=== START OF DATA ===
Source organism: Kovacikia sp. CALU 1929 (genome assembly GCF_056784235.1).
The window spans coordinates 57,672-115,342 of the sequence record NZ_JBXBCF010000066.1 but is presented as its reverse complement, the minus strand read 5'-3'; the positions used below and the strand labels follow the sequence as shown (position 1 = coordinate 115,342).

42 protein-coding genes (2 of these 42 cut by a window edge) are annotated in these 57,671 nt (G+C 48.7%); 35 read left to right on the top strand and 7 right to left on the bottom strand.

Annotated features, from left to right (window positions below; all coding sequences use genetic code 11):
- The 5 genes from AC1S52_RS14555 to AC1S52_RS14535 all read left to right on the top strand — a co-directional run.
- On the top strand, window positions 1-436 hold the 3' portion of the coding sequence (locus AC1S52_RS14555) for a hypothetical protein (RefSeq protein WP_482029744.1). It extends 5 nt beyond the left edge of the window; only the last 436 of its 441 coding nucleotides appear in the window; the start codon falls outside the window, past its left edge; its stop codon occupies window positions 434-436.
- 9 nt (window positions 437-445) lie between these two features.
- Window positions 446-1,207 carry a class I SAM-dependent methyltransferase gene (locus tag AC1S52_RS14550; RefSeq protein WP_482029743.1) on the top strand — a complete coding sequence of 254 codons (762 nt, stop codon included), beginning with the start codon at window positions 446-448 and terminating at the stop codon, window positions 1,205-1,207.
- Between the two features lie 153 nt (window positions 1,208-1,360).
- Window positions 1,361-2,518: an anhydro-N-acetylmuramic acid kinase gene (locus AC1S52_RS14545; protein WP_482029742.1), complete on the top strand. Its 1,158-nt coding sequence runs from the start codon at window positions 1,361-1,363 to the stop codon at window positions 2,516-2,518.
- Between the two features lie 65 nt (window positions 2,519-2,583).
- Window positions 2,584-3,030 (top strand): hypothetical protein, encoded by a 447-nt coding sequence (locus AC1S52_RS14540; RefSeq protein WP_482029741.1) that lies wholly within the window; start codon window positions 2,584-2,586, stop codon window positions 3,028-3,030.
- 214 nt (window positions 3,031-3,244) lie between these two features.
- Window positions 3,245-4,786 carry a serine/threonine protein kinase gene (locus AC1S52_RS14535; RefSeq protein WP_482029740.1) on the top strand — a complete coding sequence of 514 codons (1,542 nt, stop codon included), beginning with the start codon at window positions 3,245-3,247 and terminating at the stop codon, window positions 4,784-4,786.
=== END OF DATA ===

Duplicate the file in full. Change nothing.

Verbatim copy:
Source organism: Kovacikia sp. CALU 1929 (genome assembly GCF_056784235.1).
The window spans coordinates 57,672-115,342 of the sequence record NZ_JBXBCF010000066.1 but is presented as its reverse complement, the minus strand read 5'-3'; the positions used below and the strand labels follow the sequence as shown (position 1 = coordinate 115,342).

42 protein-coding genes (2 of these 42 cut by a window edge) are annotated in these 57,671 nt (G+C 48.7%); 35 read left to right on the top strand and 7 right to left on the bottom strand.

Annotated features, from left to right (window positions below; all coding sequences use genetic code 11):
- The 5 genes from AC1S52_RS14555 to AC1S52_RS14535 all read left to right on the top strand — a co-directional run.
- On the top strand, window positions 1-436 hold the 3' portion of the coding sequence (locus AC1S52_RS14555) for a hypothetical protein (RefSeq protein WP_482029744.1). It extends 5 nt beyond the left edge of the window; only the last 436 of its 441 coding nucleotides appear in the window; the start codon falls outside the window, past its left edge; its stop codon occupies window positions 434-436.
- 9 nt (window positions 437-445) lie between these two features.
- Window positions 446-1,207 carry a class I SAM-dependent methyltransferase gene (locus tag AC1S52_RS14550; RefSeq protein WP_482029743.1) on the top strand — a complete coding sequence of 254 codons (762 nt, stop codon included), beginning with the start codon at window positions 446-448 and terminating at the stop codon, window positions 1,205-1,207.
- Between the two features lie 153 nt (window positions 1,208-1,360).
- Window positions 1,361-2,518: an anhydro-N-acetylmuramic acid kinase gene (locus AC1S52_RS14545; protein WP_482029742.1), complete on the top strand. Its 1,158-nt coding sequence runs from the start codon at window positions 1,361-1,363 to the stop codon at window positions 2,516-2,518.
- Between the two features lie 65 nt (window positions 2,519-2,583).
- Window positions 2,584-3,030 (top strand): hypothetical protein, encoded by a 447-nt coding sequence (locus AC1S52_RS14540; RefSeq protein WP_482029741.1) that lies wholly within the window; start codon window positions 2,584-2,586, stop codon window positions 3,028-3,030.
- 214 nt (window positions 3,031-3,244) lie between these two features.
- Window positions 3,245-4,786 carry a serine/threonine protein kinase gene (locus AC1S52_RS14535; RefSeq protein WP_482029740.1) on the top strand — a complete coding sequence of 514 codons (1,542 nt, stop codon included), beginning with the start codon at window positions 3,245-3,247 and terminating at the stop codon, window positions 4,784-4,786.